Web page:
Quebec decision on grey market goods leaves many shades for courts to decide on: Lavery IP lawyer

Introduction of wilful blindness notion makes situation 'highly subjective': Alain Dussault

Quebec decision on grey market goods leaves many shades for courts to decide on: Lavery IP lawyer
Quebec court decisions on grey market jeans still leaves unanswered questions, lawyer Alain Dussault says

A Court of Appeal of Quebec decision involving the “grey market” and contractual obligations between distributors and retailers calls into question a long series of decisions on the legality of this market and the principle of free competition, says Alain Dussault, partner and trademark agent with Quebec-based firm Lavery Lawyers.

Dussault says that although the Court of Appeal concluded that the trial judge did not impose an additional burden on Costco to inform itself that the designer brand jeans it sold were part of another company’s exclusive distribution contract, “the introduction of the notion of ‘wilful blindness’ makes the situation highly subjective.”


Alain Dussault

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The case involves Costco Wholesale Canada Ltd. selling designer Rock & Republic jeans at a considerable discount to what they normally cost, and whether it interfered with an exclusive distribution contract between R&R and Simms Sigal & Co. It centres around the “grey market” - goods that are imported contrary to the wishes of the copyright holder or the authorized importer in a specific territory. While these goods may be legitimately marketed in the foreign market, their presence in the local market is clouded by infringement allegations.

In 2006, Simms entered into an agreement to distribute R&R denim clothing, with jeans typically selling for $250 to $325 a pair. In November 2009, Costco was approached by a distributor who offered to sell R & R jeans at a very low price.

The evidence at trial showed that R & R knew that those jeans would end up in the Canadian market outside of the Simms distribution network. The idea was that R & R would sell to a first distributor who would then sell to a second distributor, who would, in turn, sell to Costco. Costco bought R & R jeans through these two intermediaries and offered them to its customers for $98.99.

Simms sent a formal notice to Costco demanding that it cease selling the R & R jeans, alleging that it was the exclusive distributor and that the jeans being sold by Costco were counterfeit. After checking with its distributor, Costco received a letter from R & R confirming that the jeans were genuine products.

Costco’s distributor also wrote that R & R “are already dealing with the mad [angry] distributor” and asked Costco to “please [not] release this letter to the distributor.”

With this letter in hand, Costco answered Simms that the jeans were genuine products acquired on the grey market and that it was entitled to sell them in Canada. In July 2010, Simms sent a second formal notice to Costco, reiterating that it had exclusive distribution rights to R & R jeans in Canada. Simms then instituted proceedings against R & R and Costco, but R & R filed for bankruptcy.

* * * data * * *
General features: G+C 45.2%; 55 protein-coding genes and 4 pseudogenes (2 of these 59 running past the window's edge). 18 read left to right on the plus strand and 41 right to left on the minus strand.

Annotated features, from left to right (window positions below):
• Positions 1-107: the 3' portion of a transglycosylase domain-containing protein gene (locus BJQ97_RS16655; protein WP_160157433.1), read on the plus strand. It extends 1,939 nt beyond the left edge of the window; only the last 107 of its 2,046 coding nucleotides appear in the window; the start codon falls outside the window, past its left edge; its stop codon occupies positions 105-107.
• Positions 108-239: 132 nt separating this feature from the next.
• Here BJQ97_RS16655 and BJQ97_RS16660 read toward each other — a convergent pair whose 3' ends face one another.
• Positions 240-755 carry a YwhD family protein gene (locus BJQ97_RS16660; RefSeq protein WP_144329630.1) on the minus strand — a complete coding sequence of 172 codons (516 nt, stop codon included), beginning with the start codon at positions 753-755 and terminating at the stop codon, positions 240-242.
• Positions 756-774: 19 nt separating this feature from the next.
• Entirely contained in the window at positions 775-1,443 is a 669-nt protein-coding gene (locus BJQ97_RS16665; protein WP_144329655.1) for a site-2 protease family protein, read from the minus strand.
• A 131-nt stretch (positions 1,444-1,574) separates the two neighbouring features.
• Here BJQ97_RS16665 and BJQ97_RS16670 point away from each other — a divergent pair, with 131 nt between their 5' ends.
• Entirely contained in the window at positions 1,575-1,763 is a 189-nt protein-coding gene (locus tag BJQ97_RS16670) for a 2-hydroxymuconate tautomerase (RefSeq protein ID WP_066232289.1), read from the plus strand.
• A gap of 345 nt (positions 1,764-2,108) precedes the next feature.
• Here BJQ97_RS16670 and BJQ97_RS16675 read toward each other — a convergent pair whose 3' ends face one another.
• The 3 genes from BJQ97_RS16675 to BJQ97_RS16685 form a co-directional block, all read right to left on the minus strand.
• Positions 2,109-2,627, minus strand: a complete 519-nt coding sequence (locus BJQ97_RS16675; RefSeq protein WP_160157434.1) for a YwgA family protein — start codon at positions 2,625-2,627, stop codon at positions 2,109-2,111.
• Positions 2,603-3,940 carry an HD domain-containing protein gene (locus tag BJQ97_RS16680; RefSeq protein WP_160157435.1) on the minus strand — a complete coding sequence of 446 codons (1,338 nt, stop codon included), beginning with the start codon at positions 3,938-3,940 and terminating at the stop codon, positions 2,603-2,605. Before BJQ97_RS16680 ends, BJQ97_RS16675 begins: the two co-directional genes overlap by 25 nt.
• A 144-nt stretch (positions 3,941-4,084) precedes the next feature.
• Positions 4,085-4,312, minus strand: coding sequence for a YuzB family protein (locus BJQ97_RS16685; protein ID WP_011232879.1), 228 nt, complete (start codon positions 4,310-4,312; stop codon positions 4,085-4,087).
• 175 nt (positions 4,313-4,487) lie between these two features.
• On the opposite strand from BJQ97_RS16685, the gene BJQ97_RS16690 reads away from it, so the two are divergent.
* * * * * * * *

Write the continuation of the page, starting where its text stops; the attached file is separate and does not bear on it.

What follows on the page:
At trial, the Superior Court judge held Costco liable for damage caused to Simms when it had received the first formal notice. According to the judge, Costco chose to ignore the existence of the exclusive distribution agreement between Simms and R & R, adopting a position of “willful blindness.” Instead, Costco should have inferred, based on its distributor’s behaviour, that an exclusive distribution agreement did exist and that R & R was breaching it.

Costco was ordered to pay the sum of $361,005.44 in damages to Simms. Costco was also ordered to pay exemplary, punitive damages of $500,000.00 because of the gravity of its fault of contractual interference and the effect on Simms’ reputation on the Canadian market.

The Court of Appeal of Quebec upheld the Superior Court’s decision and held Costco liable.

In Quebec civil law, under the principle of relativity of contracts, contractual obligations and undertakings may bind only the contracting parties. However, one exception to this is the fault of contractual interference. In a 1975 decision, Trudel v. Clairol, the Supreme Court of Canada defined the fault of contractual interference as “an act of dishonesty to be associated knowingly with a breach of contract.”

In Costco, the Court of Appeal specified that “receipt of a copy of the contract by the third party or even that the exclusivity clause was read by the third party” is not required to find that the third party committed a fault and that the analysis of the third party’s knowledge of the contract is contextual.”

Under this principle, the Court of Appeal confirmed that the formal notice of November 2009 was not ambiguous, given that Simms’ assertion that it was the exclusive distributor of R & R products was “clear and require[d] no interpretation.” It added that Costco’s conduct was not that of a normally prudent and diligent person. It had adopted a position of willful blindness by continuing to sell R & R jeans even though R & R’s letter concerning its rights was not signed predated the confirmation request.

In the Court of Appeal’s opinion, these facts combined with the formal notice should have been sufficient to conclude that there was indeed a breach of contract.